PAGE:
I refer to yesterday's letter by the Urban Redevelopment Authority (URA), the Housing and Development Board (HDB) and the Council for Estate Agencies ("Data to help home buyers make informed decisions"), which was in response to my commentary ("How big data can make cooling measures obsolete"; March 17).
Never did I suggest that raw data on property transactions is unavailable to the Government and the public. There's no doubt that Singapore sets the world's standard in open raw data.
My point is that raw data does not equal a transparent pricing mechanism for the property market.
It is like the difference between rice and sushi. Data is like rice. It must be processed and combined with other ingredients to form something meaningful, like sushi.
While free transaction data on the HDB and URA websites is more than most markets offer, it is still rice. The problem with raw data on a website is that it must be processed by users with different levels of expertise, or no expertise at all. Furthermore, even experts can misinterpret or manipulate raw data.
In contrast, SRX Property's X-Value standardises market pricing by applying best-practices methodologies to process raw data from multiple public and private data sources, and instantaneously computes and disseminates a single value for each unit.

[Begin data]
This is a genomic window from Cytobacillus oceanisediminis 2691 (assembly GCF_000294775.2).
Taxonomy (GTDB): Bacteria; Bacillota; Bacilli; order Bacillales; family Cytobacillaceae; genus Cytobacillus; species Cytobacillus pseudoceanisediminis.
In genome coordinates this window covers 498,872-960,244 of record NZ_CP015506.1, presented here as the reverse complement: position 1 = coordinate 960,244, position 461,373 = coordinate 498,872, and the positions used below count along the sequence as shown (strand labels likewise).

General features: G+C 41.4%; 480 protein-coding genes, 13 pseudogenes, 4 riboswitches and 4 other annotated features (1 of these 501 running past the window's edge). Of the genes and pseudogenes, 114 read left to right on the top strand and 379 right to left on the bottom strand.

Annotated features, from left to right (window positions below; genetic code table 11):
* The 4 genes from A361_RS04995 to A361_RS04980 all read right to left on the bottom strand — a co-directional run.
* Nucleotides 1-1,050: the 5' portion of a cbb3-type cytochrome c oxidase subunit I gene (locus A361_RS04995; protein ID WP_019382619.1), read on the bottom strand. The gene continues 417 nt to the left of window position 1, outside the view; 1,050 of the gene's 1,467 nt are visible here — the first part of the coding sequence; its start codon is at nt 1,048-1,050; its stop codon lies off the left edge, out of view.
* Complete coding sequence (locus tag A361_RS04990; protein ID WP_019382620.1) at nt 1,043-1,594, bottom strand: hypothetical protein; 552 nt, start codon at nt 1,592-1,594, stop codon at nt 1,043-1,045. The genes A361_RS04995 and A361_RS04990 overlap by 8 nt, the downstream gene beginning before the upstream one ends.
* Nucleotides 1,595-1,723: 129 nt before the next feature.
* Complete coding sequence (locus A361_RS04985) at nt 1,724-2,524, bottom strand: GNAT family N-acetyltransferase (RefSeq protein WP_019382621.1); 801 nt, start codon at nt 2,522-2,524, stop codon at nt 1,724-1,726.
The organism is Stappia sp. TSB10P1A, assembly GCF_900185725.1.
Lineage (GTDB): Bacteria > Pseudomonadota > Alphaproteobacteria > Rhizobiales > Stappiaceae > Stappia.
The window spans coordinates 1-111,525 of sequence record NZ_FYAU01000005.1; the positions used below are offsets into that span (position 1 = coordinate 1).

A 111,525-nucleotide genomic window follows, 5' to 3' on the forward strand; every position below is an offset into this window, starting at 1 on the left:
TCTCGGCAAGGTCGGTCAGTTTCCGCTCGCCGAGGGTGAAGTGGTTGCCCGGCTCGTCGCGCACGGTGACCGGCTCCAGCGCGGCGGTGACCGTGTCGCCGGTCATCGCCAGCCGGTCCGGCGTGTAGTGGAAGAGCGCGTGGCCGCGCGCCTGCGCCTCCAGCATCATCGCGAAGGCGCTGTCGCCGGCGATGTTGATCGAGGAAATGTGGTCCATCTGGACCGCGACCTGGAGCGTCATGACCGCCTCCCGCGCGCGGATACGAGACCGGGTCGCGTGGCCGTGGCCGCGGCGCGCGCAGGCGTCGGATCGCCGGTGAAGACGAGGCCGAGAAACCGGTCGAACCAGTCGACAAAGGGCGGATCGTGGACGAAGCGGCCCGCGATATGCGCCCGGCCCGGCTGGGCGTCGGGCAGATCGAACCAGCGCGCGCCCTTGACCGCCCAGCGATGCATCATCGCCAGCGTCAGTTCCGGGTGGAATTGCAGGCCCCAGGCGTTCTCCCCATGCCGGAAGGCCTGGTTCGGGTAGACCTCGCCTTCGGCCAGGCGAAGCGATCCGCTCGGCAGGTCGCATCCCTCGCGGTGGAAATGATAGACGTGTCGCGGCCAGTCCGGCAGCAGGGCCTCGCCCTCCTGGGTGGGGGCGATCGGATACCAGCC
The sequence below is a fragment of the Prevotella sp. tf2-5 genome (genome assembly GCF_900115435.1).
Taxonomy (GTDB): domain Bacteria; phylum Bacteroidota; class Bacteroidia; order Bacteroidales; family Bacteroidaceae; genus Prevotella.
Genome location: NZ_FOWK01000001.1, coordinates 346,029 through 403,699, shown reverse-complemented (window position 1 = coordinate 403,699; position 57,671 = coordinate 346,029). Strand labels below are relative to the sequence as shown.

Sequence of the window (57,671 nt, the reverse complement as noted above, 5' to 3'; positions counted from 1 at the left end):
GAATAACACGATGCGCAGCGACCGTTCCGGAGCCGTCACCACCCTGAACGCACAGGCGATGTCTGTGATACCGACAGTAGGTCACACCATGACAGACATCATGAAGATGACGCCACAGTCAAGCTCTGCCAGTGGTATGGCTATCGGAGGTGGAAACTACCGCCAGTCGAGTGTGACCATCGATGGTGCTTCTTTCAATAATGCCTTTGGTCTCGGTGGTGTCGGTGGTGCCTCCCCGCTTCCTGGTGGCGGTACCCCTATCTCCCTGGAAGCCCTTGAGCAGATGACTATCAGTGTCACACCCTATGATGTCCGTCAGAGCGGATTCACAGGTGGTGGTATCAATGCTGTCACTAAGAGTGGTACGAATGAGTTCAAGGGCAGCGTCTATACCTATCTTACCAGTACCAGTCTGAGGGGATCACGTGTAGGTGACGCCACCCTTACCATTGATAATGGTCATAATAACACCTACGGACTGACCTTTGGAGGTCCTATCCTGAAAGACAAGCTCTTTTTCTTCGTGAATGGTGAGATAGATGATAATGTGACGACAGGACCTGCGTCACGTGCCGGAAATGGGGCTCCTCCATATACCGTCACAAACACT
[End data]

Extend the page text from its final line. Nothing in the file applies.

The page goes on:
We make X-Value accessible for free, across multiple media, mobile, and Internet platforms.
Now, with X-Value, all Singaporeans start from the same page - meaning the property market joins other markets in having a transparent pricing mechanism.
Among many other things, this means an individual can use X-Value as a benchmark for negotiating a property transaction. Or, policymakers don't have to spend valuable time cobbling together raw data from inter-agency databases. Instead, they can focus on stress testing different scenarios using real-time information on every unit, including landed homes, in the market.
In fact, some government agencies already subscribe to the idea that X-Value can make a difference in policymaking. One statutory board promotes X-Value to foreign cities as a way to reduce the risk of a housing bubble, and help turn those cities into "smart" cities.
In today's world of Big Data and versatile mobile technology, we don't have to settle for rice. We can eat sushi.
This article was first published on April 2, 2015.
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